At a Cerebral fluid examination Nerve fluid is taken from the spinal canal, usually by means of a lumbar puncture, and then examined. The analysis of the nerve water provides valuable diagnostic information in comparison to the blood values.
In a brain water examination, nerve water is taken from the spinal canal, usually by means of a lumbar puncture, and then examined.
In the Cerebral fluid examination, also CSF puncture or Lumbar puncture called, nerve fluid (liquor cerebrospinalis) is taken from the dural sac in the spinal canal.
The puncture of the dural sac is the simplest and most common form of removal of liquor and is performed with the help of an eight to ten centimeter long needle. As a rule, the brain water test is carried out on an outpatient basis and does not require an inpatient stay.
If it is not possible to remove the nerve fluid from the dural sac, for example due to tumors, a cistern puncture can alternatively be performed and the cerebral fluid removed at the level of the first cervical vertebra or a ventricular puncture, in which the liquor enters the cerebral ventricle, a cavity in the brain filled with liquor , is taken directly.
The Cerebral fluid examination is carried out, among other things, to diagnose or exclude diseases of the nervous system or the meninges, such as meningitis, encephalitis, borreliosis, neurosyphilis or multiple sclerosis. In addition, important information about a possible cancer, for example a brain tumor, can be obtained.
Cancer of the meninges in an advanced stage, for example leukemia or lymphoma, can also be detected in the cerebral water. A subarachnoid haemorrhage, a special form of stroke in which blood enters the subarachnoid space, can be detected by a brain water test, since the blood can be detected in the nerve water.
The lumbar puncture is performed while sitting or lying down, with the upper body bent forward. If desired, the procedure can be performed under local anesthesia. The necessary tests are then carried out in the laboratory.
An initial diagnosis can often be made with a simple visual inspection. Normally the CSF is clear like water, but in the case of a bacterial infection it is more whitish and cloudy, which is influenced by the high number of leukocytes in the CSF. More recent bleeding can be seen in the nerve water as a reddish cloudiness. A yellowish clouding of the cerebral fluid occurs in older bleeding or in purulent processes, such as purulent meningitis.
Among other things, markers can be determined for:
3. White blood cells
Since there is almost no exchange between blood and cerebral fluid due to the blood-liquor barrier in the body, components of the blood can pass into the cerebral fluid in some diseases. Therefore, the CSF is usually always compared with the blood values, as this is the only way to make a consistent assessment of the cerebral fluid.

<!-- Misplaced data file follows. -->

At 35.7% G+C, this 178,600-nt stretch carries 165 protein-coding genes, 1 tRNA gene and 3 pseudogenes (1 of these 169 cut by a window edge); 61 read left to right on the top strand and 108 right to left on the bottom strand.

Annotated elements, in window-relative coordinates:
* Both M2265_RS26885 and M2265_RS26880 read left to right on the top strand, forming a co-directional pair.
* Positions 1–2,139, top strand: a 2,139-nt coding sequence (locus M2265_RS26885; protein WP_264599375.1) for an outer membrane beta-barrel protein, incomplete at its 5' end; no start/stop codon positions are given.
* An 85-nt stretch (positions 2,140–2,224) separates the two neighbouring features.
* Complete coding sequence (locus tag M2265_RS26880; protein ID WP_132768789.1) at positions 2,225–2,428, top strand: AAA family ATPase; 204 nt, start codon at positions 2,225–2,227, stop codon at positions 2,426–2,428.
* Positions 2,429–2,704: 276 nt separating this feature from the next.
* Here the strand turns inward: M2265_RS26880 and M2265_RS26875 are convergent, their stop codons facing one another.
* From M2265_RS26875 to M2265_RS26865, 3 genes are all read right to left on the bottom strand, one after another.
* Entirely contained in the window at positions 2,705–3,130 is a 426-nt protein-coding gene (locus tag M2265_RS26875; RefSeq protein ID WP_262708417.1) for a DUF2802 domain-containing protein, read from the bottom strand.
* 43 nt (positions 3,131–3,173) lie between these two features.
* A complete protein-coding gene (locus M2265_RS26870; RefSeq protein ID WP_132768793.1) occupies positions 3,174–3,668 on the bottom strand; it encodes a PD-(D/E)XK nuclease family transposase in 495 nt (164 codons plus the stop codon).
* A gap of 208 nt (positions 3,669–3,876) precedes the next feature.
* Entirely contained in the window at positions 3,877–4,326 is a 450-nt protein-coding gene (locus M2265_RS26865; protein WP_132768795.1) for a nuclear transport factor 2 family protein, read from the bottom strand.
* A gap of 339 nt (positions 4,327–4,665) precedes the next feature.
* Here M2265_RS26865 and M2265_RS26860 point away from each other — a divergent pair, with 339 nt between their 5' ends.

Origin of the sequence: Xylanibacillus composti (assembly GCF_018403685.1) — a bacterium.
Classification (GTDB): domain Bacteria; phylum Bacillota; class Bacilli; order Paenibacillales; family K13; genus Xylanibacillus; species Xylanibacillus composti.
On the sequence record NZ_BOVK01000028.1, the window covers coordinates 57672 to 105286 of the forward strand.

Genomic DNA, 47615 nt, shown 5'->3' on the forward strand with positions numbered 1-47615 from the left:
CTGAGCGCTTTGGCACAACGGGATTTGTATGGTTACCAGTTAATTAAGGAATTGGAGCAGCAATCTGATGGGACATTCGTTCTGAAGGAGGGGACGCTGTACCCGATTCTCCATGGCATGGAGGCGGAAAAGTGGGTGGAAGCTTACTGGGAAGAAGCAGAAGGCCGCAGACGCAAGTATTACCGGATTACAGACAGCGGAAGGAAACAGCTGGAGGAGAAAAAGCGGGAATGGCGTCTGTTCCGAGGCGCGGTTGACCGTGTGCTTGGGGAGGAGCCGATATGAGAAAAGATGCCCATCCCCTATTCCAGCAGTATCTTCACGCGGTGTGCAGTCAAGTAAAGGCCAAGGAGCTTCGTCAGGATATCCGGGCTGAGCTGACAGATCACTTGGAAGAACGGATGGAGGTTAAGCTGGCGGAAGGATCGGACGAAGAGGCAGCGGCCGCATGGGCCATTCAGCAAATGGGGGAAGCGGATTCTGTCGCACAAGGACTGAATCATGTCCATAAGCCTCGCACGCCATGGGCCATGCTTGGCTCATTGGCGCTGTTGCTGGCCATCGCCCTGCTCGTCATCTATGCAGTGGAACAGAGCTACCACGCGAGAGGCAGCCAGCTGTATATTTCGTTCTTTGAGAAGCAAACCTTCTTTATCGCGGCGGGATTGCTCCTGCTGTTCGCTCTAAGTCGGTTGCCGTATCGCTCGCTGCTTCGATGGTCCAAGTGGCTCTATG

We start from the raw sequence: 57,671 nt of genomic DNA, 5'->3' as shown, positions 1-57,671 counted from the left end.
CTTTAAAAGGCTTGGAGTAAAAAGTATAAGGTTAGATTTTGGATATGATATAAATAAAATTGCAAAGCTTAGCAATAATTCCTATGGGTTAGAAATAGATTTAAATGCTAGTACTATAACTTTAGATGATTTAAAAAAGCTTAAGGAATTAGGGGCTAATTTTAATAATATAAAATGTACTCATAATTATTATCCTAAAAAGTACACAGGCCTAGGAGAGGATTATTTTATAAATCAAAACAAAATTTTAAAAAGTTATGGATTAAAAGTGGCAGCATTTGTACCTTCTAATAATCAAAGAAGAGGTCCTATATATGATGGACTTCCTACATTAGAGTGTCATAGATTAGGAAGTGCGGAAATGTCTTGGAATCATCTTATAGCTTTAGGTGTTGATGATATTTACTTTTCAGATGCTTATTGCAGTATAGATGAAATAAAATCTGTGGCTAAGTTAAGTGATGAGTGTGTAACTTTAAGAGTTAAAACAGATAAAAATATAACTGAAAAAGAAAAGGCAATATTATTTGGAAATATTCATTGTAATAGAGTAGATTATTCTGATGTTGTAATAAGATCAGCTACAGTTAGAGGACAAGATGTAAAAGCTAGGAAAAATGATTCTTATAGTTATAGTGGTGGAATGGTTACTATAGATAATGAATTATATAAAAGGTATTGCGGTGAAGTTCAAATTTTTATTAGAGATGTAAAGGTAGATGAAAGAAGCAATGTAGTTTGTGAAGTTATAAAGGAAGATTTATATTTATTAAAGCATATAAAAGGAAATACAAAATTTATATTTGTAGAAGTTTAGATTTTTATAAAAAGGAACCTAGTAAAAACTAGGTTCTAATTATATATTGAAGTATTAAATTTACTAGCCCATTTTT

For example, if there are antibodies (immunoglobulins) in the CSF, this can indicate a disruption of the blood-CSF barrier, such as in multiple sclerosis, or it can be caused by the formation of immune cells in the CSF itself. To find out what the cause is a comparison of the immunoglobulins in the blood was used.
Protein in the liquor can also be caused by a disruption of the blood-liquor barrier. However, bleeding into the nerve water or inflammation can also lead to an increased protein concentration.
A comparison between the glucose concentration in the liquor and the blood sugar also provides indications of a disruption of the blood-liquor barrier. Normally the glucose value in the CSF is about half as high as that in the blood. An increased value in the CSF indicates a disruption of the blood-CSF barrier, while a value that is too low indicates inflammatory processes.
The number of cells in the CSF also provides information on a possible disease. Normally the nerve water contains only 4 cells per microliter.However, if there are infections in the nervous system, the number of cells increases. The type of infection, whether bacterial or viral, can also be determined based on the cell type in the CSF.
It doesn't always go Lumbar puncture without complications. The greatest danger with a cerebral fluid test is when the brain pressure is increased, as the cerebrospinal fluid can be squeezed when the liquor drains, which can result in bleeding. Therefore, before a lumbar puncture, increased brain pressure must be ruled out by means of a computer tomography.
Patients with a blood coagulation disorder, even if it is of a medicinal nature, for example by taking aspirin, must also not be punctured.
While the cerebrospinal fluid is being removed, you may experience temporary pain in your buttocks, hips, or legs when the needle touches a nerve root. Usually, however, the pain subsides quickly. In the days after the lumbar puncture, the so-called post-puncture headache often occurs, which can be accompanied by severe nausea and dizziness. In general, this decreases when lying down and subsides after a few days. In rare cases, the headache can persist for up to 4 weeks on a brain water test.